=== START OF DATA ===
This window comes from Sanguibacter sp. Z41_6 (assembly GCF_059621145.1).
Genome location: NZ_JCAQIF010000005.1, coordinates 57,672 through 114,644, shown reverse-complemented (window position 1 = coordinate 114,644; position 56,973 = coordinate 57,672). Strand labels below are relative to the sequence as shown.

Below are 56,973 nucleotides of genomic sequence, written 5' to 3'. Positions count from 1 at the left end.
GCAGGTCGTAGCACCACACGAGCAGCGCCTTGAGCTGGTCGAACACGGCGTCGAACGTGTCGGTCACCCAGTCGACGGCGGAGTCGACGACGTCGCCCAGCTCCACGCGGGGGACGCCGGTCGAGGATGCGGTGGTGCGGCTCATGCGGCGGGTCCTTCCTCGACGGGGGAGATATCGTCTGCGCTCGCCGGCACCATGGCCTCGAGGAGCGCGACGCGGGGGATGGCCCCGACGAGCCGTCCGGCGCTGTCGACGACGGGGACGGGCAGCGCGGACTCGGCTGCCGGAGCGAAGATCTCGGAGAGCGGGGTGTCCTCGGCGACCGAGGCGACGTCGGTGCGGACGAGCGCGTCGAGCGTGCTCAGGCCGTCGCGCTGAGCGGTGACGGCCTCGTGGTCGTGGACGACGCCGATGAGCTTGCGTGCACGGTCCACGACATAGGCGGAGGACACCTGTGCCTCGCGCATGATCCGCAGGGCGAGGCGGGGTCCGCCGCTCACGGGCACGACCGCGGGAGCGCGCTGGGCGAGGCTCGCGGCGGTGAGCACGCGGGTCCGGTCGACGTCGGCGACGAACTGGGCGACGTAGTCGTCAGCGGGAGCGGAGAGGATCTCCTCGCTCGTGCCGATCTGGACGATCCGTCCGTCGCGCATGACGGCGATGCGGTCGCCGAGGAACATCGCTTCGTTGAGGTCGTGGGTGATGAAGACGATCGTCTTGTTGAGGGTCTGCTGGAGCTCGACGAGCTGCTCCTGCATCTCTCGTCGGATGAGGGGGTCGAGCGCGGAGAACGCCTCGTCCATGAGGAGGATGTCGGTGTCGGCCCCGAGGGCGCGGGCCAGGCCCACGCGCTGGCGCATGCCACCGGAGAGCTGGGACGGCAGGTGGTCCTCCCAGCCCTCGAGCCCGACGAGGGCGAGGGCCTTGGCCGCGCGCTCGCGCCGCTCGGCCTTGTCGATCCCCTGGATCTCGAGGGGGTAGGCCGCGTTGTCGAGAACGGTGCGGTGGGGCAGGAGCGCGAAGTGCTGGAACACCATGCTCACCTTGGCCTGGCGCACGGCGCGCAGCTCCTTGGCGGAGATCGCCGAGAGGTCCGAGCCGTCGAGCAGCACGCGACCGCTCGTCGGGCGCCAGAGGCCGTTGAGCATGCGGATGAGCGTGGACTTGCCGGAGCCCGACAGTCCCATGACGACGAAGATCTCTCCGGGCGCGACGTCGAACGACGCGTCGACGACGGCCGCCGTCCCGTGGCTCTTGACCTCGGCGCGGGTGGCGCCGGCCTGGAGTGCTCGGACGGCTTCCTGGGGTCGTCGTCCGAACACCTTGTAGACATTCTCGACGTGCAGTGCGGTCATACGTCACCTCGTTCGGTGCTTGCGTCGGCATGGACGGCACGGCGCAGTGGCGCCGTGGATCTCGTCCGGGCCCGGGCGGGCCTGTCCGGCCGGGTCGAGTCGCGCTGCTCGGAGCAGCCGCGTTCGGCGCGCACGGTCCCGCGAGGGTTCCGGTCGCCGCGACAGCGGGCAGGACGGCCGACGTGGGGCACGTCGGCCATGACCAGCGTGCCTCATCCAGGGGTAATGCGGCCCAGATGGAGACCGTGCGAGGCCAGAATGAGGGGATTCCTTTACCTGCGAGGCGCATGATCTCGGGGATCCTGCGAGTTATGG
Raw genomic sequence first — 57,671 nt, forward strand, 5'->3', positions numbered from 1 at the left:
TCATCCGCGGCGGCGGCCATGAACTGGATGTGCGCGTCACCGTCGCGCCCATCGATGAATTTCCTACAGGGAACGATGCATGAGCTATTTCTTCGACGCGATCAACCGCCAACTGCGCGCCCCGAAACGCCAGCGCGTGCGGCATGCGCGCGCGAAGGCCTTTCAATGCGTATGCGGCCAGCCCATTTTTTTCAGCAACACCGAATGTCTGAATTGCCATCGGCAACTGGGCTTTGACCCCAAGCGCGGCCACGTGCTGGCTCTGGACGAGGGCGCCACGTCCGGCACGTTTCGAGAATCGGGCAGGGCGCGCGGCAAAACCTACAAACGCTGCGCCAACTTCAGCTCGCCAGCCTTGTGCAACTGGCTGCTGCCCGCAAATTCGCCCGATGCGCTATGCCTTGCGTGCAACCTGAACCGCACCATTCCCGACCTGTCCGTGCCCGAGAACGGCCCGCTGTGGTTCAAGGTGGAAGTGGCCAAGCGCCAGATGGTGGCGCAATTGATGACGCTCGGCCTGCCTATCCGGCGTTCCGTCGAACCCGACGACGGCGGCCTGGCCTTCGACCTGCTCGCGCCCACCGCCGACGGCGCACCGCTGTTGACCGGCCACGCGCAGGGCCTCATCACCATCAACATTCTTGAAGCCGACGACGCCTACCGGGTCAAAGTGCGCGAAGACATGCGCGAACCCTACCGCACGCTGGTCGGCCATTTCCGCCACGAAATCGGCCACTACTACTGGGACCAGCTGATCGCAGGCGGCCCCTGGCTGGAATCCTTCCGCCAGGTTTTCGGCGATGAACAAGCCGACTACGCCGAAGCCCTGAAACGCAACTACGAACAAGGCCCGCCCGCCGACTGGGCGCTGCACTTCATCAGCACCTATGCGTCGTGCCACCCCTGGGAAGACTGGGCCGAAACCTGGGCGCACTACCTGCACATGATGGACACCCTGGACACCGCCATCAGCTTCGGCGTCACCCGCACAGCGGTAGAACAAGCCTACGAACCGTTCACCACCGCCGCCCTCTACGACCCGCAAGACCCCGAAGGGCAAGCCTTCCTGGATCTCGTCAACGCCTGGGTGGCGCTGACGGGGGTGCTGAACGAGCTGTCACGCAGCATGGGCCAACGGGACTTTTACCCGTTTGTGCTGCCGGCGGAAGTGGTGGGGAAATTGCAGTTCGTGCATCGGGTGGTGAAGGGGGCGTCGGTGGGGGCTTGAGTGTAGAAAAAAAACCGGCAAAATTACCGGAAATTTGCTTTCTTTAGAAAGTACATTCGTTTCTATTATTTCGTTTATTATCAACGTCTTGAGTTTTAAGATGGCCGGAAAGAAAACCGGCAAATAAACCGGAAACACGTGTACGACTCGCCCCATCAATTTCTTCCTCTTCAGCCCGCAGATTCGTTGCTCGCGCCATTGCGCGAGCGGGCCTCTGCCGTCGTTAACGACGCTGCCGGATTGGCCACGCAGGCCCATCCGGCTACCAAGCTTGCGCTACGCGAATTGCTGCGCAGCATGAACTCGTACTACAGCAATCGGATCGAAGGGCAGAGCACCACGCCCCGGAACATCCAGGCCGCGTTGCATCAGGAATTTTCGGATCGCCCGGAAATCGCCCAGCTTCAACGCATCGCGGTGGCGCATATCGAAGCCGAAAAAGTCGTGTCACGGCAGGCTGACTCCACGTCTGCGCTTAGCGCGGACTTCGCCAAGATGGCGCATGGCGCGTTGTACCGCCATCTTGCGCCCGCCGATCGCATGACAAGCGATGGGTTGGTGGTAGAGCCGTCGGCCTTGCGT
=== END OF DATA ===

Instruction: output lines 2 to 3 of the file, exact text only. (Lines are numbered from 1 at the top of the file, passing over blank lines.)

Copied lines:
Genome location: NZ_JCAQIF010000005.1, coordinates 57,672 through 114,644, shown reverse-complemented (window position 1 = coordinate 114,644; position 56,973 = coordinate 57,672). Strand labels below are relative to the sequence as shown.

Below are 56,973 nucleotides of genomic sequence, written 5' to 3'. Positions count from 1 at the left end.